The Good: Decent artwork, Moments of character
The Bad: Banal story
The Basics: In a painfully formulaic Green Lantern story, Green Lantern Corps: Volume 1 - Fearless utilizes Guy Gardner and John Stewart in an unfortunately uninteresting way.
When it comes to graphic novels, I have found there are several authors whose works I am beginning to have a preference for. In terms of the Green Lantern Saga, I have generally enjoyed the works of Peter J. Tomasi, Tony Bedard, and Geoff Johns. Peter J. Tomasi has written quite a few decent volumes in the Green Lantern Saga, but with The New 52, Tomasi seems to not have as firm a direction as some of the other books. At least, that is the case with Green Lantern Corps: Fearless. Green Lantern Corps: Volume 1 - Fearless is the first of the New 52 Green Lantern Corps books and it follows up on War Of The Green Lanterns: Aftermath (reviewed here!). Unfortunately, following that seemingly climactic event in the DC Universe, the Green Lantern Corps has no clear direction.
In addition to issues with the rebooting of the DC Universe following Flashpoint - in the case of Green Lantern Corps: Volume 1 - Fearless the fact that Guy Gardener has no former knowledge of the Martian Manhunter, though the Green Lantern story arc largely survived the New 52 reboot – the story in Fearless is not gripping. It is also worth noting that Green Lantern Corps: Volume 1 - Fearless has a much more graphic sensibility than many other DC Comics. For those who can’t handle graphic, Green Lantern Corps: Volume 1 - Fearless is a bad choice; there are multiple graphic deaths, as well as a dismemberment that is illustrated more in effect than in actualization.
When the Green Lantern Sector House in 3599 is decimated, the dead Lanterns have their ring fingers severed and their rings captured. After realizing the jobs on Earth are nowhere near what they want any longer, Green Lanterns Guy Gardner and John Stewart return to Oa. Learning of the attack on Sector 3599, they investigate the carnage. Disgusted by more dead Green Lanterns – all of whom are missing their ring fingers and rings – the Green Lantern Corps learns of a pattern of planets being attacked for their resources. They converge on Xabas where the Green Lanterns are attacked by a new group of villains who are immune to the constructs the Green Lanterns create.
John Stewart is captured by the aliens, known as the Keepers, and tortured. The Keepers want information on the Green Lantern Vibrational Matrix Signature for the Central Power Battery. While Stewart an the other captured Lanterns struggle to hold out from the torments, Guy Gardner hires the four roughest Green Lanterns to fight the Keepers. After robbing a ship stockpiled with weapons, Gardner and the other Lanterns engage the Keepers in a direct assault to save Stewart and the other captives.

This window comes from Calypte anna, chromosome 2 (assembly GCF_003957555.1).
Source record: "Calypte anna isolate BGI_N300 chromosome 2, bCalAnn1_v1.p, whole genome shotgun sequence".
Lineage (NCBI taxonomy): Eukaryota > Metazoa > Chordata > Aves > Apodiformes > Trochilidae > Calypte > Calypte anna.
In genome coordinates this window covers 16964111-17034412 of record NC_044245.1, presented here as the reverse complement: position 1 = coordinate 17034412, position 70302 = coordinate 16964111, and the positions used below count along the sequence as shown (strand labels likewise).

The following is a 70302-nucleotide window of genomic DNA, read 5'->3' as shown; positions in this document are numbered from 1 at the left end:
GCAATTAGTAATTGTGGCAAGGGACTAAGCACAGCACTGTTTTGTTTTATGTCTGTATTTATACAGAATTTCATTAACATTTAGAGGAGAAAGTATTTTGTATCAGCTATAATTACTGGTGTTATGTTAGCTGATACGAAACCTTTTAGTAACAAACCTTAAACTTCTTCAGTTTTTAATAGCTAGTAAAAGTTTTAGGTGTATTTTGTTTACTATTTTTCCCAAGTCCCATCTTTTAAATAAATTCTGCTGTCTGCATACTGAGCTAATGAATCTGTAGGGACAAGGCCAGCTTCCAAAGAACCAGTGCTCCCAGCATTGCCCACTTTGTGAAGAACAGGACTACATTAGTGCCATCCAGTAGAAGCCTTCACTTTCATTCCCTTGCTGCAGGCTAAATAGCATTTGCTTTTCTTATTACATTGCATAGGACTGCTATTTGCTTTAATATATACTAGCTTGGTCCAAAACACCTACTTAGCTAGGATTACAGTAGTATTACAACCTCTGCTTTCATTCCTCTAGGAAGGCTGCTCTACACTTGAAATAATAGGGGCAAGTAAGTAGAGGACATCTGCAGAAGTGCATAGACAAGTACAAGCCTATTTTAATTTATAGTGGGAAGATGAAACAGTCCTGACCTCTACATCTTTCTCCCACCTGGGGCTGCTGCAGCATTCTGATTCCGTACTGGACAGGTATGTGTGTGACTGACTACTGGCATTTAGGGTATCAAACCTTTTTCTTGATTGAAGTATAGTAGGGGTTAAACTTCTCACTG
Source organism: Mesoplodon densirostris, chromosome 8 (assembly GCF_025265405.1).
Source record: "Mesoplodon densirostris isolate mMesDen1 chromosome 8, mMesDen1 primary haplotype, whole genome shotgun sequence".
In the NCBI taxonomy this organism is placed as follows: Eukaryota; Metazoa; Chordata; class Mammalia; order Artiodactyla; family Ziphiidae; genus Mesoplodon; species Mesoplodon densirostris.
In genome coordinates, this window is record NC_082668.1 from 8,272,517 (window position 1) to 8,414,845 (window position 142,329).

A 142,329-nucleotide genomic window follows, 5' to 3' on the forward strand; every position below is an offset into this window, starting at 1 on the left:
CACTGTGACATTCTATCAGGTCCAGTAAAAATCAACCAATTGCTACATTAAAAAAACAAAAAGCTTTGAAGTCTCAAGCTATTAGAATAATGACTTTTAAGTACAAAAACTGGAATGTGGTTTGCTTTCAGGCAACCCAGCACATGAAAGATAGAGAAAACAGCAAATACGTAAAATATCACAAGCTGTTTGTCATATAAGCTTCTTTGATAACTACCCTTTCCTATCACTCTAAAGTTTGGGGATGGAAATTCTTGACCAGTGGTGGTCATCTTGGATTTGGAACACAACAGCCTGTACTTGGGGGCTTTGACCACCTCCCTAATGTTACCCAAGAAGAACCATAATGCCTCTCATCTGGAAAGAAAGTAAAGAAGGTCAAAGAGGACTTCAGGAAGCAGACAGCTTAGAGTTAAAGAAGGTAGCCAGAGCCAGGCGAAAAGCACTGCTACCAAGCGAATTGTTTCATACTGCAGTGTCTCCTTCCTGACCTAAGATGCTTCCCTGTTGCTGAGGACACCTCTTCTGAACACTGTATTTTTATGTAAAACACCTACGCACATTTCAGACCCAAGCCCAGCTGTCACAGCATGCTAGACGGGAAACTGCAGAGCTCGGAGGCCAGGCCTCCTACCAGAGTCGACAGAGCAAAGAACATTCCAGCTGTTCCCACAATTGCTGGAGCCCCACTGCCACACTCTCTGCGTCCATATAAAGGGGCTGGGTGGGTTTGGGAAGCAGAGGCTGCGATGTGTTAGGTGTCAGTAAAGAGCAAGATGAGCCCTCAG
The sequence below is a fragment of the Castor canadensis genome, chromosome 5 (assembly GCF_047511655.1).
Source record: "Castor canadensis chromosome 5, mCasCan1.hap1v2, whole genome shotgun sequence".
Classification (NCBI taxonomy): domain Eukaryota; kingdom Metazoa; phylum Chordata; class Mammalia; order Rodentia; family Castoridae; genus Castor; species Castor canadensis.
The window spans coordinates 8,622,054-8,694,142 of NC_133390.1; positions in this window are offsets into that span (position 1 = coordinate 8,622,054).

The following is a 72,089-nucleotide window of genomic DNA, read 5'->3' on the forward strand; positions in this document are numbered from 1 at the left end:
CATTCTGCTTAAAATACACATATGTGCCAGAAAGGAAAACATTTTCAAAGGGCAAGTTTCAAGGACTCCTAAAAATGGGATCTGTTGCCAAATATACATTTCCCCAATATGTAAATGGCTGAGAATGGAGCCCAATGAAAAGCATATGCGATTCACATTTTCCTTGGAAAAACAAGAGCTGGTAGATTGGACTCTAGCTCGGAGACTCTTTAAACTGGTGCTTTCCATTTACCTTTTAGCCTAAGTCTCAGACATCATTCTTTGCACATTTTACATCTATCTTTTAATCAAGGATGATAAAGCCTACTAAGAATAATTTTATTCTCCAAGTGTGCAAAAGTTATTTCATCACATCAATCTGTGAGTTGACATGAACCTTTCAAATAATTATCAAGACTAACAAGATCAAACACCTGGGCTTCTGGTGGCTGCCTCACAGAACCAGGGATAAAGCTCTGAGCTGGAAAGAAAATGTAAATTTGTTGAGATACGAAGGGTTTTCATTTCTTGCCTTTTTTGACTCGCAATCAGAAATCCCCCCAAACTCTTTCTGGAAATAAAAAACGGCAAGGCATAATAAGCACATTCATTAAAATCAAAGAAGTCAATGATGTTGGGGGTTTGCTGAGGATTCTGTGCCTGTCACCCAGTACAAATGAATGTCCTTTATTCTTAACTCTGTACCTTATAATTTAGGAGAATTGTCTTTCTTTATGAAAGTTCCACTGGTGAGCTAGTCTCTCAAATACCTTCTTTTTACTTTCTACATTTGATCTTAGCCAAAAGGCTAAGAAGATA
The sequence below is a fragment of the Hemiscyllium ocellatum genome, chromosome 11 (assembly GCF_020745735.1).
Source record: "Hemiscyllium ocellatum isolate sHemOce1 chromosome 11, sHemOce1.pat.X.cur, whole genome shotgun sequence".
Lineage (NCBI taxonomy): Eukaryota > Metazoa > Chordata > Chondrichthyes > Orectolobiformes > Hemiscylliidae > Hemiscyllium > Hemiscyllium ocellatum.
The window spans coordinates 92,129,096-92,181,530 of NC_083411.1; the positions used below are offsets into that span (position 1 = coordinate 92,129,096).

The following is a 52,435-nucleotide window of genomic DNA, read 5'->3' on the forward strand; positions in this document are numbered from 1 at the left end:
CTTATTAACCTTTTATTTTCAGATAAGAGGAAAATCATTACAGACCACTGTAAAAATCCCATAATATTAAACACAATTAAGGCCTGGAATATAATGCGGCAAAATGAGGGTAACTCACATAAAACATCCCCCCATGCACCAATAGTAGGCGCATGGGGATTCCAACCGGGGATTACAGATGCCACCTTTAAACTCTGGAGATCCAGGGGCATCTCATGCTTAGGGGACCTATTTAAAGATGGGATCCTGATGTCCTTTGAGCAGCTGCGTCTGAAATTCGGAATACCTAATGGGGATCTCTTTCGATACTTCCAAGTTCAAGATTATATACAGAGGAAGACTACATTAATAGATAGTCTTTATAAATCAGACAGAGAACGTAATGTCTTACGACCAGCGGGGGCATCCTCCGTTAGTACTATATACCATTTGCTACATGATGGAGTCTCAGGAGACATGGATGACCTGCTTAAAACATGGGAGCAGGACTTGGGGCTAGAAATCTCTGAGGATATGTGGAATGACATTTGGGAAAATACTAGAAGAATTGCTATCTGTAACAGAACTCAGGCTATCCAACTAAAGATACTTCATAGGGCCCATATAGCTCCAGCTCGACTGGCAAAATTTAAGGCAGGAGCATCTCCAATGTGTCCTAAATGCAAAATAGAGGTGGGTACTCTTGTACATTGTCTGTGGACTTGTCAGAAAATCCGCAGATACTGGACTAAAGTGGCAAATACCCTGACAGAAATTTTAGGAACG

John Stewart, being former military, is able to hold out against the Keepers’ tortures, though not all of the Green Lanterns who are captured can. That leads to John Stewart’s big character moment and the recurring DC Universe neck snap. Artist Fernando Pasarin renders the big moment with a beautiful full-page splash, though the moment lacks the full resonance of something like Wonder Woman killing Max Lord in The OMAC Project (reviewed here!).
Outside that big character moment, Green Lantern Corps: Volume 1 - Fearless is devoid of significant character moments. Peter J. Tomasi makes a passing effort with Isamot Kol, who is dismembered by the Keepers and wrestles with that while growing his limbs back. As well, Guy Gardner’s discovery that he cannot live on Earth as something as mundane as a coach or teacher plays well for the character.
While the story is a painfully straightforward military exercise, the artwork in Green Lantern Corps: Volume 1 - Fearless is good. The Keepers look badass, the known characters are recognizable as well. The colors are vivid and the book looks good.
But the main pretense of Fearsome - that beyond the Honor Guards and the normal Green Lanterns there are super badass military commando Green Lanterns – is pretty ridiculous and the stereotypical “old soldiers” that Tomasi creates for Fearsome are silly. The net result is a book that is easy to pass by, despite the new information it contains about the Green Lantern Universe.
For other New 52 books set in the Green Lantern corner of the universe, please check out my reviews of:
Revenge Of The Black Hand
New Guardians: The Ring Bearer
Red Lanterns: Blood And Rage
For other graphic novel reviews, please visit my Graphic Novel Review Index Page for an organized listing!
© 2013 W.L. Swarts. May not be reprinted without permission.
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